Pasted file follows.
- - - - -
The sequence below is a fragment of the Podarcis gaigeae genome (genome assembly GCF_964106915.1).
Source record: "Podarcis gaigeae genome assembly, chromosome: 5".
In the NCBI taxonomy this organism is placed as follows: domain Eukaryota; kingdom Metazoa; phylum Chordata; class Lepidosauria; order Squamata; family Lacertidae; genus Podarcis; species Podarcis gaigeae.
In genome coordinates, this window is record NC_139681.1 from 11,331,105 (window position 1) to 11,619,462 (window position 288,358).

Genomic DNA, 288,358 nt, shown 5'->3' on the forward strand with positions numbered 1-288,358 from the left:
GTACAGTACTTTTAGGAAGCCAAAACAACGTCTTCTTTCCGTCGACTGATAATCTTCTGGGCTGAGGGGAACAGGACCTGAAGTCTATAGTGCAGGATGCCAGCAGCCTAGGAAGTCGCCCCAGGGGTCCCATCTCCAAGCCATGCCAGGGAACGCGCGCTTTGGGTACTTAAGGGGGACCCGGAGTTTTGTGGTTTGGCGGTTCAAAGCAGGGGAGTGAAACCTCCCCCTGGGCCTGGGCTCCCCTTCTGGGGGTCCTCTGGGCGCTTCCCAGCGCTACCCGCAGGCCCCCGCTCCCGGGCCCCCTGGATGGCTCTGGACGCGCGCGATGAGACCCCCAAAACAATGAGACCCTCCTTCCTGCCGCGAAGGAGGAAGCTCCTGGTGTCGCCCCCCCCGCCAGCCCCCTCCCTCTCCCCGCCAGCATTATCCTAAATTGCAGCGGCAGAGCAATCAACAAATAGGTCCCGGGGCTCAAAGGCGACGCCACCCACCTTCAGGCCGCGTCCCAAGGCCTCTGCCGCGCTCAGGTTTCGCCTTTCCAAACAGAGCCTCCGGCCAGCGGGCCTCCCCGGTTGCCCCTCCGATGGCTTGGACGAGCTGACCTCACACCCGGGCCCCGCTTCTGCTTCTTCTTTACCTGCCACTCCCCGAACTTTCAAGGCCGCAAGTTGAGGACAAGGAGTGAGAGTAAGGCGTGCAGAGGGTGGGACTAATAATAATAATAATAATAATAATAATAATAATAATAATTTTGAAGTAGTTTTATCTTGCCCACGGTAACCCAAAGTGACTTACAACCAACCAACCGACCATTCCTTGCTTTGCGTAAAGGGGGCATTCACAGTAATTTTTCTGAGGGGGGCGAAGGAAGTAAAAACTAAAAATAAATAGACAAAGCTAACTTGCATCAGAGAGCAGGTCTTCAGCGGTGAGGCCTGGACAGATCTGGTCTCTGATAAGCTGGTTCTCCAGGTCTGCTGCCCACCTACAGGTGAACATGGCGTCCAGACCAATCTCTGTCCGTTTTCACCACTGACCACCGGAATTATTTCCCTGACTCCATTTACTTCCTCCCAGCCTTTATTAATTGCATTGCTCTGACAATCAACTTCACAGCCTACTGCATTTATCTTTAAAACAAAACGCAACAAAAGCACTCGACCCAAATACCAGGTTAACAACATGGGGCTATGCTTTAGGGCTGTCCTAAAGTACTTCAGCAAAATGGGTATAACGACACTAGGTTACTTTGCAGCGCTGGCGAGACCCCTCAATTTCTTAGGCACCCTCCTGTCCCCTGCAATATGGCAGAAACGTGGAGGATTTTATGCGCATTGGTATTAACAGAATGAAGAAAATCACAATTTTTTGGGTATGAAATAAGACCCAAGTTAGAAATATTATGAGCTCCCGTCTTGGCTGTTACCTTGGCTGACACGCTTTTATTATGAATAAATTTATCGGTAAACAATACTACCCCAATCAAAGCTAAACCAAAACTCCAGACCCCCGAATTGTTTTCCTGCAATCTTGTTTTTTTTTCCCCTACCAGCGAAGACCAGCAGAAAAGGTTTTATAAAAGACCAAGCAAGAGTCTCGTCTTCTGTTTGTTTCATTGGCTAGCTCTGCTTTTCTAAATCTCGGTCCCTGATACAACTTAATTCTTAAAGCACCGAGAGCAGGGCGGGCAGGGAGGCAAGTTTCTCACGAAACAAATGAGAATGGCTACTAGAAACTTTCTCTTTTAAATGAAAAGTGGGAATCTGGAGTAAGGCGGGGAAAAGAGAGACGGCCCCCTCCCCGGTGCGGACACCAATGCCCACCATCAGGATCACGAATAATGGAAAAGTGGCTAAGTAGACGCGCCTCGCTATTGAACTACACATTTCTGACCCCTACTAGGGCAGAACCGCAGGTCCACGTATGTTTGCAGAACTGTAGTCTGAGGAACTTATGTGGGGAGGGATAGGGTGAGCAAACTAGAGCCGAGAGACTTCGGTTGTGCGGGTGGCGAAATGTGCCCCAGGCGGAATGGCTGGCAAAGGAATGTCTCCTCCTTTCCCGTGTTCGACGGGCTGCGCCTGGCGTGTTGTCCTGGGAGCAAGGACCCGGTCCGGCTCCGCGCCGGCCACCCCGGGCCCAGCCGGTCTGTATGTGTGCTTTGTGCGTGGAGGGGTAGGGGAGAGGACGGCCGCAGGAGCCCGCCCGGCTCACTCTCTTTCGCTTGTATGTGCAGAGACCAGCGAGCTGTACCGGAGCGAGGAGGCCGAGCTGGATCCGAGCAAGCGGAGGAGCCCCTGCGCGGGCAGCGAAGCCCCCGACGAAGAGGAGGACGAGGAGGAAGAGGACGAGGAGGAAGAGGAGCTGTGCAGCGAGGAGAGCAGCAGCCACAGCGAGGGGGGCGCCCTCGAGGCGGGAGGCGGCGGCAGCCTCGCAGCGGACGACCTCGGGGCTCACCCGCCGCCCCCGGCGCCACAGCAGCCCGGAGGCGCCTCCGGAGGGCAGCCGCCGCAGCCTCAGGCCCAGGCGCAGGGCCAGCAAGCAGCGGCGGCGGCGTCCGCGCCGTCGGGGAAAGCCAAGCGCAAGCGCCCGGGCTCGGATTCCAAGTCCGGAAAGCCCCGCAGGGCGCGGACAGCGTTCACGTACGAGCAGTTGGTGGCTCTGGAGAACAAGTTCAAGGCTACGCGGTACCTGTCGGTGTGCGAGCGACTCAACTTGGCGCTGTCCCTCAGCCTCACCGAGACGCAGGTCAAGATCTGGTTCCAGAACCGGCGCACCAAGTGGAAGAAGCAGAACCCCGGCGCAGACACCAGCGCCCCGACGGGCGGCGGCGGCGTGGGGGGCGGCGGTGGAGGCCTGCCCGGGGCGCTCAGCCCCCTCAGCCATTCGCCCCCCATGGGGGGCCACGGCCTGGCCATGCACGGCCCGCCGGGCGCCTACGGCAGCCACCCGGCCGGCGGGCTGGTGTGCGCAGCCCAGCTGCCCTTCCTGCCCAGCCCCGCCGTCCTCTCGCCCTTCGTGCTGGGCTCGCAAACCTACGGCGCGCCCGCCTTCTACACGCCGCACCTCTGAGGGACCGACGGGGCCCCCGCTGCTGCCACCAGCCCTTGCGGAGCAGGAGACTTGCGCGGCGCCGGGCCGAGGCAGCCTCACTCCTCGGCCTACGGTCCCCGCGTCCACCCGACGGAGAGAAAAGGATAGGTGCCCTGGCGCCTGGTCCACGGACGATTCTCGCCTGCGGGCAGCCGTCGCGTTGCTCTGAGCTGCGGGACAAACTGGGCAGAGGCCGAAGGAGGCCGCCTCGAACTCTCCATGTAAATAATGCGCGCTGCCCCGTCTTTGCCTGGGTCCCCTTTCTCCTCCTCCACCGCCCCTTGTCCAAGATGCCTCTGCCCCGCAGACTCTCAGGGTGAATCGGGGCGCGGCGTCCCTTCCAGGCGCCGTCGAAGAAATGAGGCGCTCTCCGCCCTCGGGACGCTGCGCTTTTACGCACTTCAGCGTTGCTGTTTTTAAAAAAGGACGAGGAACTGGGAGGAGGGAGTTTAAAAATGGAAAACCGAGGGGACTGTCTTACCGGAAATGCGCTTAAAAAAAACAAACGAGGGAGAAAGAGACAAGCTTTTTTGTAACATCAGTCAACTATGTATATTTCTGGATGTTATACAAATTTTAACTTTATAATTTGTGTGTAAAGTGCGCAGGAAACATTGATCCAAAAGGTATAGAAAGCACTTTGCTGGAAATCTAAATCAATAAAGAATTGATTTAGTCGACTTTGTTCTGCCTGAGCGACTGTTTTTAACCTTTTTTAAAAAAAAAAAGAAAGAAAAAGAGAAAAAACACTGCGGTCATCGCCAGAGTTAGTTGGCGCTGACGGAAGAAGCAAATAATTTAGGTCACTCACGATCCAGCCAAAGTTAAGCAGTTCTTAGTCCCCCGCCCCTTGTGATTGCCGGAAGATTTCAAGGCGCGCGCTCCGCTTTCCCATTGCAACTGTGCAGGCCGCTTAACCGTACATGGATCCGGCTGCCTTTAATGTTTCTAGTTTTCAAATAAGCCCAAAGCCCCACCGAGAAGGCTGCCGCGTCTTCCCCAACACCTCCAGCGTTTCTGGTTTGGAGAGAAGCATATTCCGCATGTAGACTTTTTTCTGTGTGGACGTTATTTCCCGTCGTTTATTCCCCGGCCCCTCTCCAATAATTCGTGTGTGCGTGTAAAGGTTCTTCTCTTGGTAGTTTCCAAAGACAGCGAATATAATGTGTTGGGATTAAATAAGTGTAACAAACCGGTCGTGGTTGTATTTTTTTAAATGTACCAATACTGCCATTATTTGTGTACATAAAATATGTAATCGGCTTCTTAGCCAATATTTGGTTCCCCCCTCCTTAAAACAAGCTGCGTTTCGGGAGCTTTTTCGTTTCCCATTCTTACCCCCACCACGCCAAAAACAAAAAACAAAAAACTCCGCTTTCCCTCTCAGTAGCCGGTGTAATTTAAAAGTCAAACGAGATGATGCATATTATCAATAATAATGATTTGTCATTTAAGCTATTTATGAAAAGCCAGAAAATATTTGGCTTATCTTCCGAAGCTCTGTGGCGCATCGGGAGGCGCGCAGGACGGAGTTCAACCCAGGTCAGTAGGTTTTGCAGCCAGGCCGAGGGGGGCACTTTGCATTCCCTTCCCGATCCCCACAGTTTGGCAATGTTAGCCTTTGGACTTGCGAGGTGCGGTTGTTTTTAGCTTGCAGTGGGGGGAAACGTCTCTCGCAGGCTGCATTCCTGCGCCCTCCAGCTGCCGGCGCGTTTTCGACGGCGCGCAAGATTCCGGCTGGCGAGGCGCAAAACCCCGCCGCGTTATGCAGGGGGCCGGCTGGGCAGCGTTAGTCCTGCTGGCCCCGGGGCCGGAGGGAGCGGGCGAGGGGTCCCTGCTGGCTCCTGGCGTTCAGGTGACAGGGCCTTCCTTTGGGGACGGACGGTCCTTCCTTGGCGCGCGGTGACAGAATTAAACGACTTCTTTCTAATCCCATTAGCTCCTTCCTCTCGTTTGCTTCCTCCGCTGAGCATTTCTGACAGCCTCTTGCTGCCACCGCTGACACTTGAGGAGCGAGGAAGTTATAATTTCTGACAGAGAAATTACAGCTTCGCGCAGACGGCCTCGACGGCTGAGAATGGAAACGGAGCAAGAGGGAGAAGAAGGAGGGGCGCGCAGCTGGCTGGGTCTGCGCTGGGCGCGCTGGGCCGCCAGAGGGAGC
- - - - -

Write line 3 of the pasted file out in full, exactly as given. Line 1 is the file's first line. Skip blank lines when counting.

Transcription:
In the NCBI taxonomy this organism is placed as follows: domain Eukaryota; kingdom Metazoa; phylum Chordata; class Lepidosauria; order Squamata; family Lacertidae; genus Podarcis; species Podarcis gaigeae.